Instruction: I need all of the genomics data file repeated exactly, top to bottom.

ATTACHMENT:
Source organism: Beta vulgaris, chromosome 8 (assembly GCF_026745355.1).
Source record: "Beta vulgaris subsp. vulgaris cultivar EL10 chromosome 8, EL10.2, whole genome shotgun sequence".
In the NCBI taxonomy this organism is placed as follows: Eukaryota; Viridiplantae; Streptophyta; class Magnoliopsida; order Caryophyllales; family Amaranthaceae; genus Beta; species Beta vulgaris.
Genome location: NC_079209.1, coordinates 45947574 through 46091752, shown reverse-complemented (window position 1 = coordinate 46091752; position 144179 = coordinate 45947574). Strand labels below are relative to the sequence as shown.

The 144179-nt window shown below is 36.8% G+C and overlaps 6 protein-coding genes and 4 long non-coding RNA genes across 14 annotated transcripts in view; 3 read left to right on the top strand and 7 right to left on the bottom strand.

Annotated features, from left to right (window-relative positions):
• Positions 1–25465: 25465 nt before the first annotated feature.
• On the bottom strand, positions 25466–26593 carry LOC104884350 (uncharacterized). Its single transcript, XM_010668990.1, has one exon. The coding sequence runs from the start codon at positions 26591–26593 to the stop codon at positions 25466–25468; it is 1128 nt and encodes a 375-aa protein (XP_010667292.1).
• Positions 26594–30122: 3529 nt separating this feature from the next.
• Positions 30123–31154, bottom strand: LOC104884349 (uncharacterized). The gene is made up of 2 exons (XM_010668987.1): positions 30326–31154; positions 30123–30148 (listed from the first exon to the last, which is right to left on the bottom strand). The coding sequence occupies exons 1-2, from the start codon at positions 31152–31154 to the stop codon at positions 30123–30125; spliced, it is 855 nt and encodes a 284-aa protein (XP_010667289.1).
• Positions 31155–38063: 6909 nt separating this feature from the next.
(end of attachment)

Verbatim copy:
Source organism: Beta vulgaris, chromosome 8 (assembly GCF_026745355.1).
Source record: "Beta vulgaris subsp. vulgaris cultivar EL10 chromosome 8, EL10.2, whole genome shotgun sequence".
In the NCBI taxonomy this organism is placed as follows: Eukaryota; Viridiplantae; Streptophyta; class Magnoliopsida; order Caryophyllales; family Amaranthaceae; genus Beta; species Beta vulgaris.
Genome location: NC_079209.1, coordinates 45947574 through 46091752, shown reverse-complemented (window position 1 = coordinate 46091752; position 144179 = coordinate 45947574). Strand labels below are relative to the sequence as shown.

The 144179-nt window shown below is 36.8% G+C and overlaps 6 protein-coding genes and 4 long non-coding RNA genes across 14 annotated transcripts in view; 3 read left to right on the top strand and 7 right to left on the bottom strand.

Annotated features, from left to right (window-relative positions):
• Positions 1–25465: 25465 nt before the first annotated feature.
• On the bottom strand, positions 25466–26593 carry LOC104884350 (uncharacterized). Its single transcript, XM_010668990.1, has one exon. The coding sequence runs from the start codon at positions 26591–26593 to the stop codon at positions 25466–25468; it is 1128 nt and encodes a 375-aa protein (XP_010667292.1).
• Positions 26594–30122: 3529 nt separating this feature from the next.
• Positions 30123–31154, bottom strand: LOC104884349 (uncharacterized). The gene is made up of 2 exons (XM_010668987.1): positions 30326–31154; positions 30123–30148 (listed from the first exon to the last, which is right to left on the bottom strand). The coding sequence occupies exons 1-2, from the start codon at positions 31152–31154 to the stop codon at positions 30123–30125; spliced, it is 855 nt and encodes a 284-aa protein (XP_010667289.1).
• Positions 31155–38063: 6909 nt separating this feature from the next.